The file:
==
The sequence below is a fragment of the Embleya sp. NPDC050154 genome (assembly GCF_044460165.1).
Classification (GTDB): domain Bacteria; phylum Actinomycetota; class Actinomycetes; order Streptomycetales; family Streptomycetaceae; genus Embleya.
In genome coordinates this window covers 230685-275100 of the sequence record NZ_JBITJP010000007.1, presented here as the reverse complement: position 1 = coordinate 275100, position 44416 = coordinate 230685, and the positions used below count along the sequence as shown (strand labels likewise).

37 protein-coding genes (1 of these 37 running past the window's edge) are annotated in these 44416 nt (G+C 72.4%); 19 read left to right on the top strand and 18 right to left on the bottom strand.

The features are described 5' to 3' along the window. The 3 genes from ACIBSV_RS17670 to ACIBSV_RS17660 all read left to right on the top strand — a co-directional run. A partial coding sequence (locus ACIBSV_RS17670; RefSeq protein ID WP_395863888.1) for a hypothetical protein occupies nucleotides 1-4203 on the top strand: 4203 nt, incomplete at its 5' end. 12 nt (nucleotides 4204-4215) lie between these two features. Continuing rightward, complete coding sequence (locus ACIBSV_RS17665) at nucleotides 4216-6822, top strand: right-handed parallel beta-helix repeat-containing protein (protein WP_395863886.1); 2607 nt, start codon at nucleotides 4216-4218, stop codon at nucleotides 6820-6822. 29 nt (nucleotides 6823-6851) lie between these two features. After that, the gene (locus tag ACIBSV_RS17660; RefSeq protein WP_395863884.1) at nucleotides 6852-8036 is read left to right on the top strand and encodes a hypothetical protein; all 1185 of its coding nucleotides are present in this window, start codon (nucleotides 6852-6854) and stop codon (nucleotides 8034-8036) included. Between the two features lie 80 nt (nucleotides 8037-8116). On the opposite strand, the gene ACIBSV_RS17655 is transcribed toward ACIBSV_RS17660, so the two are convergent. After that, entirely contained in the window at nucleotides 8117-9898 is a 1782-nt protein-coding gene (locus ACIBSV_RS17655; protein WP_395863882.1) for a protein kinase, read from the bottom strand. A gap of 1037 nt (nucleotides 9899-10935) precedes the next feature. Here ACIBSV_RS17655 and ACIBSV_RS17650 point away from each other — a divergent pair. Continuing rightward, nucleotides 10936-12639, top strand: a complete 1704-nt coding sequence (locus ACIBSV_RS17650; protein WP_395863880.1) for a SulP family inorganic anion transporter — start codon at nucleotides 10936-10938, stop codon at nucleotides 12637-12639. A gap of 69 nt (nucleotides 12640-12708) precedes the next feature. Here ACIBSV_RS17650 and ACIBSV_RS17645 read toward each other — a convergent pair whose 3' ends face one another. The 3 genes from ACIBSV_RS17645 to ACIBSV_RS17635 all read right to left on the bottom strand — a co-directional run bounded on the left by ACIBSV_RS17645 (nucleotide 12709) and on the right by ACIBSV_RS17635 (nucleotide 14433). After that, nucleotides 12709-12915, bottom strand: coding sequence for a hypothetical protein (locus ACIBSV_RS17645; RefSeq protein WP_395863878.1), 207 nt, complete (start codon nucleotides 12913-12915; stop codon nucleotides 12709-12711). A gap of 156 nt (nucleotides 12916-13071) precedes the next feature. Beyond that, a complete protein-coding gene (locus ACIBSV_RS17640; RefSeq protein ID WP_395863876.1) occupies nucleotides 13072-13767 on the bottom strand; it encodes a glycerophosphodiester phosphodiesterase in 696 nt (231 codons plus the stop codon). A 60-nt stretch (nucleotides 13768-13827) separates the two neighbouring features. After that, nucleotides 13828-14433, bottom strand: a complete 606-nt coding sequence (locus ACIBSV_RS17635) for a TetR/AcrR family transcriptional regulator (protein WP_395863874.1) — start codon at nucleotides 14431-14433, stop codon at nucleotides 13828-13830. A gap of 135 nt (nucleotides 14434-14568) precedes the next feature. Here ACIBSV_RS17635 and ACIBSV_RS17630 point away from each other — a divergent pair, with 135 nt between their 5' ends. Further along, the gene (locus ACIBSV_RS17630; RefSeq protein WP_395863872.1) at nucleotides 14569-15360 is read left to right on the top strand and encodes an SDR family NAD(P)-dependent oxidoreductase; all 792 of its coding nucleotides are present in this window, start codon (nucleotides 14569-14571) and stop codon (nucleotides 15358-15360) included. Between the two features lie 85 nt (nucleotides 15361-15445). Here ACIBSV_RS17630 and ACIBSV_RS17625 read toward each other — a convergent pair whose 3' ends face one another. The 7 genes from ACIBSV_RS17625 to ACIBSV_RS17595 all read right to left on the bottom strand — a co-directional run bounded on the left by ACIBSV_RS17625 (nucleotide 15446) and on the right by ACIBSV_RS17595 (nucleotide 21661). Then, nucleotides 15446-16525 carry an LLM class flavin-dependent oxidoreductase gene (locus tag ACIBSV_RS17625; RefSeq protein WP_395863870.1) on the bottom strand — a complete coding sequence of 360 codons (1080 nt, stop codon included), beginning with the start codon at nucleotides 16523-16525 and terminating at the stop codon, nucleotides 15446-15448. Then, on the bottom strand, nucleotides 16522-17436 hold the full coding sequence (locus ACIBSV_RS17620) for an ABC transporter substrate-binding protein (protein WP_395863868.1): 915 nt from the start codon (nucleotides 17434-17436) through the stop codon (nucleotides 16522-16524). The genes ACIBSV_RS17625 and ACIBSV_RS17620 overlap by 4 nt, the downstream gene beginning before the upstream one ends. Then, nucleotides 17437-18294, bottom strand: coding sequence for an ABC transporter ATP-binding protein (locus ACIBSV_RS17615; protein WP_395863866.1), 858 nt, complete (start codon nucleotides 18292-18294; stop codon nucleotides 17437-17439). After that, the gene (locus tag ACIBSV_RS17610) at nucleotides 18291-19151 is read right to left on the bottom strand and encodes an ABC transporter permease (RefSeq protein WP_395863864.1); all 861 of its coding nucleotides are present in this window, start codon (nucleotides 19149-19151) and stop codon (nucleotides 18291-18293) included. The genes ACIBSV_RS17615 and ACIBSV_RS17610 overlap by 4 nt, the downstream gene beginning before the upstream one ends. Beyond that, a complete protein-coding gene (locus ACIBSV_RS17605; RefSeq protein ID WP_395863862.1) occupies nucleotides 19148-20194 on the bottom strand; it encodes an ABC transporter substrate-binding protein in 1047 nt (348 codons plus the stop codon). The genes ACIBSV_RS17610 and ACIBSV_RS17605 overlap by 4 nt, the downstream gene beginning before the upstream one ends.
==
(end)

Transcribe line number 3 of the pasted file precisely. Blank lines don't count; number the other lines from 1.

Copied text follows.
In genome coordinates this window covers 230685-275100 of the sequence record NZ_JBITJP010000007.1, presented here as the reverse complement: position 1 = coordinate 275100, position 44416 = coordinate 230685, and the positions used below count along the sequence as shown (strand labels likewise).